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Outcomes must be sought
The main aim of an effective committee meeting is to solve problems, make decisions and agree on clear actions – not hold lengthy discussions. When lengthy discussions occur, it is a strong indication that there are information deficits. To help avoid this happening, it is important to have clearly considered agenda items, necessary reports completed and relevant information circulated before the meeting so quick and informed outcome can be achieved.
There will be many actions or tasks arising from your meeting. It is important to agree on who will complete each task and also assign an expected completion date. This encourages accountability and involvement from everyone on the committee, to ensure task get completed.
Important tasks to complete after your meeting
Send the meeting minutes to your committee members as soon as possible after your meeting. This gives your members a chance to validate what was discussed in the meeting and also reinforces what action they need to take.
Ideally, send an individual notification to the person assigned to each task. Confirm the agreed action and when it is to be completed by. This will lead to greater accountability and task completion. Also take the opportunity to thank them for their attendance, contribution and for accepting the task.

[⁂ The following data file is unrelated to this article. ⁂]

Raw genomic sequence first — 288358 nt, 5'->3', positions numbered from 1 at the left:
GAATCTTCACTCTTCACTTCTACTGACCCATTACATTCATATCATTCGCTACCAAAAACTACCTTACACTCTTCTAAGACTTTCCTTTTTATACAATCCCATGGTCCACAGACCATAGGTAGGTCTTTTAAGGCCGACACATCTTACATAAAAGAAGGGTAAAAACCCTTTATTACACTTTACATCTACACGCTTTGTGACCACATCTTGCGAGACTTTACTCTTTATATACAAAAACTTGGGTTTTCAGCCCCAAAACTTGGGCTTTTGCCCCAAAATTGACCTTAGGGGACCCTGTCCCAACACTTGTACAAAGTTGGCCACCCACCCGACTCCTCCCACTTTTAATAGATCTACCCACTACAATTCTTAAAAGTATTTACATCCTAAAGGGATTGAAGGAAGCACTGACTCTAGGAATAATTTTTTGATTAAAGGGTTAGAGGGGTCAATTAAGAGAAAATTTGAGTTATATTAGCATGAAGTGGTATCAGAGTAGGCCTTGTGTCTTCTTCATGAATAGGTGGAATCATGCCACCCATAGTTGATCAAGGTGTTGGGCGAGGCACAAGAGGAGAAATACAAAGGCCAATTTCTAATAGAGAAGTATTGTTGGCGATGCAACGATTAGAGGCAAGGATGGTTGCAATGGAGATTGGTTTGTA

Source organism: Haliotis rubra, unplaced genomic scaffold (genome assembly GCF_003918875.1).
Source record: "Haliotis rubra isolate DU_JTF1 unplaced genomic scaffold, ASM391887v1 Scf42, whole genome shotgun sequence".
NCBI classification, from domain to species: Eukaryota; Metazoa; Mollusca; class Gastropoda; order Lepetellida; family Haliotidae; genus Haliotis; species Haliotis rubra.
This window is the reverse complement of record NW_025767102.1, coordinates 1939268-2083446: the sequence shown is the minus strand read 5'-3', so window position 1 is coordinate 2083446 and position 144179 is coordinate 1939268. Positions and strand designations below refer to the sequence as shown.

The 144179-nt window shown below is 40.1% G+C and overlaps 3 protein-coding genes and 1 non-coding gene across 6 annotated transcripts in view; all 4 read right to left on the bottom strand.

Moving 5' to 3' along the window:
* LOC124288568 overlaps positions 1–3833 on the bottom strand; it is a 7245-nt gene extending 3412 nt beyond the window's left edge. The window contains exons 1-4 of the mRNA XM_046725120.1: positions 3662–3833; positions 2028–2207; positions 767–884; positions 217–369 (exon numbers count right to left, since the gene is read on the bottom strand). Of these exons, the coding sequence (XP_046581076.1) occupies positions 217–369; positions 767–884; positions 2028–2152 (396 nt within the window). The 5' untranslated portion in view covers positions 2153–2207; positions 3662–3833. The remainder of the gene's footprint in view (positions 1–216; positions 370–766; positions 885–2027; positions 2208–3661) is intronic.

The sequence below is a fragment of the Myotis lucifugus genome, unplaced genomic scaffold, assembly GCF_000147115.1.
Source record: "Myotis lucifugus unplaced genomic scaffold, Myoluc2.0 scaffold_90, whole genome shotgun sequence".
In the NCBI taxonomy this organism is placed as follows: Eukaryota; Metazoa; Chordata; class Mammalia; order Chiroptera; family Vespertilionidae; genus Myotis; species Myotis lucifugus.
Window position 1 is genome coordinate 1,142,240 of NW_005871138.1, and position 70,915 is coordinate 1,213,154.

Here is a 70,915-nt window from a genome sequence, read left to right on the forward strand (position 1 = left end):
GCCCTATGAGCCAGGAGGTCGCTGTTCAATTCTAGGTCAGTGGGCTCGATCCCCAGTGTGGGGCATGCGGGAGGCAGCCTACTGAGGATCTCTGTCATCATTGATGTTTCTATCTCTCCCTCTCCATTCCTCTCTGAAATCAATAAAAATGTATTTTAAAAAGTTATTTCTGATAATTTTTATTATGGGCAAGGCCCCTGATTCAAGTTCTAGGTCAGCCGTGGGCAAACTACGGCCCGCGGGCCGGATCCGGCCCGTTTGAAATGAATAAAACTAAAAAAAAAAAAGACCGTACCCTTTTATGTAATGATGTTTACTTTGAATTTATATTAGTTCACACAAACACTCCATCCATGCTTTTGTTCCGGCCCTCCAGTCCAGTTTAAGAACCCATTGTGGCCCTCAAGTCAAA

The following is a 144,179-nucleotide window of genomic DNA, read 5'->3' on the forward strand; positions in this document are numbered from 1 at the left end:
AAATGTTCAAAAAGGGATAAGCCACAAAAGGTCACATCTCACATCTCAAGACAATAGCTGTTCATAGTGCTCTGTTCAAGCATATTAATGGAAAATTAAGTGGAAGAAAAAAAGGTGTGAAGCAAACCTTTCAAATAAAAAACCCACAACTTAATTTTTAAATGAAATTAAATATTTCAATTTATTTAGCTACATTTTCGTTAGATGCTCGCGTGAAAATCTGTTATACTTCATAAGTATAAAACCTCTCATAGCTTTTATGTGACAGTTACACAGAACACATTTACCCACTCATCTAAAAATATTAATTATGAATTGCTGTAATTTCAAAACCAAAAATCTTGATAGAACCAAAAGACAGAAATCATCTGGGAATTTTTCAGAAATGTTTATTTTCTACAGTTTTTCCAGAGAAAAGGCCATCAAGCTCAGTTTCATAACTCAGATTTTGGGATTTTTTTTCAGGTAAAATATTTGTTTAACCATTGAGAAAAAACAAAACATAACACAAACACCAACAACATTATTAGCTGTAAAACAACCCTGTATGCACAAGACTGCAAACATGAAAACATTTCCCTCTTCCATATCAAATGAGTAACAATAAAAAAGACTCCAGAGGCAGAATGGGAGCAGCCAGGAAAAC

Administration and people management
Update the attendance record of each committee member. Contact members if their attendance has dropped below the expected level to encourage greater involvement, or an alternate resolution. Develop a policy around attendance and ensure it is shared, tracked and managed consistently.
It is equally important for the leadership team to follow up absent members who did not provide an apology. This may indicate that they have lost interest or motivation. I find the best way to address this is by calling them to make sure everything is ok. It’s not about making them feel bad for their non-attendance, but rather trying to understand if there are any issues affecting them. Better outcomes will always be achieved when you communicate in a respectful and constructive manner. On the other hand, it is perfectly ok to relieve someone of their position if they consistently demonstrate that they are not committed to it.
It is good practice for the president or meeting chair to reflect on the effectiveness of each meeting held. How can it be improved next time? Did any participants impact the success of the meeting? How should you address this with them? I strongly suggest developing a set of behavioural standards to adopt for meetings. Develop these with your committee and agree on the standards they choose to adopt.
Top Tip: Provide a feedback section in the meeting minutes to reinforce and recognise constructive behaviour. When you consistently focus on the positives and uplift your committee, you will find there are fewer issues you need to deal with.
This article has focused on the processes that will help you prepare, conduct or participate in effective committee meetings.